Statement on BBC Newsnight’s report into public spending on care homes
In its latest report on “Britain’s Hidden Children’s Homes,” BBC Newsnight investigated public spending on accommodation used to house vulnerable teenagers, exposing how the quality of care is falling short of what citizens expect. The investigation illustrates the devastating and costly consequences of opaque public contracting with private companies for essential public services.
“Young, vulnerable people deserve the best quality of care. Government, councils, and citizens need to be able to monitor if public monies are put to good use and act before things go wrong rather than picking up the pieces when harm is done. Better open data is essential for due diligence and will help governments make better spending and procurement decisions for the public purse.” says Gavin Hayman, Executive Director of the Open Contracting Partnership.
While the UK publishes some public contracting data through Contracts Finder, much needs to be done to make this data more open, accurate, timely, and complete. This will to facilitate investigations into vital social issues such as social care for children in ‘supported accommodation.’ Important information, such as bid prices and data on implementation is not available.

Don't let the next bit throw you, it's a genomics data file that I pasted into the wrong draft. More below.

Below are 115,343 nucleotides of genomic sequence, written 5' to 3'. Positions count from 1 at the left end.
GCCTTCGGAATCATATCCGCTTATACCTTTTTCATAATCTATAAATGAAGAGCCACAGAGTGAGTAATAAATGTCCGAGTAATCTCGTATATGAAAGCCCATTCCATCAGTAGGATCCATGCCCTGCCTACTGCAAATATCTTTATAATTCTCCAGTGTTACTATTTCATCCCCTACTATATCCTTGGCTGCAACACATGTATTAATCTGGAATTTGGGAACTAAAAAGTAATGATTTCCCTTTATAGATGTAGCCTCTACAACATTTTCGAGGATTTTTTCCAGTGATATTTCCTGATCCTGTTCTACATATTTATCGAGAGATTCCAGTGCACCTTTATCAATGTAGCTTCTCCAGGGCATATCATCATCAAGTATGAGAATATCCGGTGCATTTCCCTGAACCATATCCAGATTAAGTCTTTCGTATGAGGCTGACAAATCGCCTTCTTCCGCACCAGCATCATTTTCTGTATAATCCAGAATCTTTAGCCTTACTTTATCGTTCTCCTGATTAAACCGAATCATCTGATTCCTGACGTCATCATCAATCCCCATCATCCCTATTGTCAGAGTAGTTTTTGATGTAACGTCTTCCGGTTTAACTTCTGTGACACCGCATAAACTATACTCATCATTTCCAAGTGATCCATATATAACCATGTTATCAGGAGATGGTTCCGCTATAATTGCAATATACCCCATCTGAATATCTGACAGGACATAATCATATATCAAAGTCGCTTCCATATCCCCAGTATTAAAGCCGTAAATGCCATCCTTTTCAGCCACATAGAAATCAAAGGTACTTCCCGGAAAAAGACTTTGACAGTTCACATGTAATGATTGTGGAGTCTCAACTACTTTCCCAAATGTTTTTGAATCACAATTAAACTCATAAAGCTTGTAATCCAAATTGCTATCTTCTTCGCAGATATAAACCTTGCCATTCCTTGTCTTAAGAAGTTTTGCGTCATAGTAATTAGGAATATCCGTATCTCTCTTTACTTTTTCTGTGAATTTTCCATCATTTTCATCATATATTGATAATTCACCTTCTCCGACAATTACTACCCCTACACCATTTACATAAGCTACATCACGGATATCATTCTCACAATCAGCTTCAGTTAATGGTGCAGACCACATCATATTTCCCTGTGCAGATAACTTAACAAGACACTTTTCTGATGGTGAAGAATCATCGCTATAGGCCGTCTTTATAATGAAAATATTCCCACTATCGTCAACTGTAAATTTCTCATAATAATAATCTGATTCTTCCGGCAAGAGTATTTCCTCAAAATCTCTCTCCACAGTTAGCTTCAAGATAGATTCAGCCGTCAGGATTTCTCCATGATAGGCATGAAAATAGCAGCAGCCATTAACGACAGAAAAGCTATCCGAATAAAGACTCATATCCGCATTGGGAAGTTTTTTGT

BBC Newsnight’s investigation used public contracting data analyzed by the Open Contracting Partnership and Spend Network.
Read more on the widening gap in the transparency of how public services are procured and delivered in the UK.
In our report Mythbusting Commercial Confidentiality in Public Procurement, we talked to over 70 experts from 20 countries to find very little evidence that supports keeping contracting information secret.
Alongside other civil society organizations, we published a joint letter in which we call on the UK government to take urgent action to address the lack of data and overhaul its use.
About the Open Contracting Partnership
The Open Contracting Partnership is a silo-busting collaboration across governments, businesses, civil society, and technologists to open up and transform government contracting worldwide. We bring open data and open government together to make public contracting fair and effective. Spun out of the World Bank in 2015, we are now an independent not-for-profit working in over 30 countries around the world. We help make reforms stick and innovations jump scale, and foster a culture of openness about the policies, teams, tools, data, and results needed to deliver impact.